OBD2 Car Doctor – a great app for your Android or iPhone
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Matt here – we’ve been getting a lot of feedback on our article, Best OBD2 App and Software for iPhone and more, and decided now would be a good time to write a more in-depth OBD Car Doctor review.
The OBD Car Doctor is a free app that you can download on Google Play or Apple App Store.
In this review, I tested both the free and paid versions of the OBD Car Doctor app. Is the free version good enough for average motorists, or do you really need to fork out $2.99 to unlock all the amazing features of this OBD-II app?
The great thing about the advent of OBD2 compliant vehicles is the seamless and reliable operation. But when something goes wrong, the check engine light will illuminate in the console to warn you of the problem. Back in the earlier days of OBD2 vehicles, diagnosing the check engine light will basically mean spending money.
There were no wireless OBD2 scanners back then (typically before 1996). The trouble code will need to be scanned using expensive OBD2 scanners that were only exclusive to car dealerships.
But now, you can use your tablet, smartphone, or laptop to scan diagnostic trouble codes and erase the annoying check engine light on the dash. If you happen to be wondering how this works, you need three things:
- An OBD2 compliant automobile
- OBD2 scan tool hardware – You can get and Android OBD2 Adapter, or iPhone OBDII Adapter
- OBD2 app on your smartphone or tablet
OBD2 scanning tools are available in Wi-Fi or Bluetooth versions. The OBD Car Doctor app is compatible with both Bluetooth and Wi-Fi wireless scan tools. All you have to do is to plug in the scan tool and fire up the OBD Car Doctor in your smartphone.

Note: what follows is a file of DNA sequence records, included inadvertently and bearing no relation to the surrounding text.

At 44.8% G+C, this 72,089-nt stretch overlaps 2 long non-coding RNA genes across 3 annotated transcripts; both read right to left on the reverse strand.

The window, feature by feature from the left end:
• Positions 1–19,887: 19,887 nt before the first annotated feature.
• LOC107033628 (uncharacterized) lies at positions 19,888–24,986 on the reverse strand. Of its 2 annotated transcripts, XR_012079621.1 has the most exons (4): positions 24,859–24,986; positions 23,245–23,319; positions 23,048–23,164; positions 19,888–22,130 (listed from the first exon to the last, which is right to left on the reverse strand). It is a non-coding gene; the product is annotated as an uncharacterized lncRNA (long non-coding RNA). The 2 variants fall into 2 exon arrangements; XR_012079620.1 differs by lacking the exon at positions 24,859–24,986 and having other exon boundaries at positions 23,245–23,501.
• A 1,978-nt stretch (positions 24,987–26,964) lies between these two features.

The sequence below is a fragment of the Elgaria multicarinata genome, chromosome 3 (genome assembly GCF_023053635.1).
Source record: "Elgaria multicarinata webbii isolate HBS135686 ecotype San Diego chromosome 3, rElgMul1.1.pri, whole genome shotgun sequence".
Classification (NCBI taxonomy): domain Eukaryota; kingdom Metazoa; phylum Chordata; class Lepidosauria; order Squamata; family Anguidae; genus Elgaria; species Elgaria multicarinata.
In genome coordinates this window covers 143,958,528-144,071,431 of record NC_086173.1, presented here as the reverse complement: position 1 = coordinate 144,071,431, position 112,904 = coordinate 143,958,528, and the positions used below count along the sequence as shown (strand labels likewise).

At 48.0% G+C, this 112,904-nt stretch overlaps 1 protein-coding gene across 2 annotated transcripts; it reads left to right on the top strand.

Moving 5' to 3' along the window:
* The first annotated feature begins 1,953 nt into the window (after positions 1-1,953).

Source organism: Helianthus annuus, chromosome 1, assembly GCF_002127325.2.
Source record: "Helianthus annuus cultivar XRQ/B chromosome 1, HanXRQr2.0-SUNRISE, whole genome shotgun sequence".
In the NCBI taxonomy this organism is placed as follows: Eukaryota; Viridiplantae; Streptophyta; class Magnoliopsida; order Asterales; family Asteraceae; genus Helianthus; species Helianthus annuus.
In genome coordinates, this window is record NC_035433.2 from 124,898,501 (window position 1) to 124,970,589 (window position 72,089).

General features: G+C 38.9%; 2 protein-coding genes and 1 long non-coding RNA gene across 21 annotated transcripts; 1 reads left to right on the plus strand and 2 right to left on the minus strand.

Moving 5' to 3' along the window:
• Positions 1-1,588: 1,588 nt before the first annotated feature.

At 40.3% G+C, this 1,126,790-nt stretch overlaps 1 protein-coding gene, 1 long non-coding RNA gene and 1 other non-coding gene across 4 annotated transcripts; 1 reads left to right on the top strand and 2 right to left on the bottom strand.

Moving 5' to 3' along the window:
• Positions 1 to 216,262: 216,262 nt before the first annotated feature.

Features of the OBD Car Doctor
In my review of OBD Car Doctor, I quickly found out it is super easy to use and is one of the best OBD-II diagnostic apps in the Apple App Store and Google Play Store.
The FREE OBD Car Doctor app will enable you to read and interpret diagnostic trouble codes, clear the error codes, read real-time engine parameters (including engine RPM, coolant temperature, fuel system status, ignition timing, etc.), monitor fuel economy parameters, store and share DTC data and general info, and read the VIN/chassis number of your vehicle.
The paid version of the OBD Car Doctor app will allow you to:
- record real time driving parameters,
- read/display/record multiple parameters simultaneously,
- and the provision for GPS support.
In my humble opinion, the free version of OBD Car Doctor is good enough for the average user. You don’t need to buy the paid app unless you are tuning your vehicle for high-performance applications. However, the $2.99 price tag of the paid version costs less than a cheeseburger, so don’t be cheap! This is a small price to pay if you are looking to monitor the performance of your vehicle after installing go-fast engine, suspension, and transmission mods.
Want to know how to use the OBD Car Doctor?
Check out this instructional video for using the app if you’re like Vince and don’t like to read 😀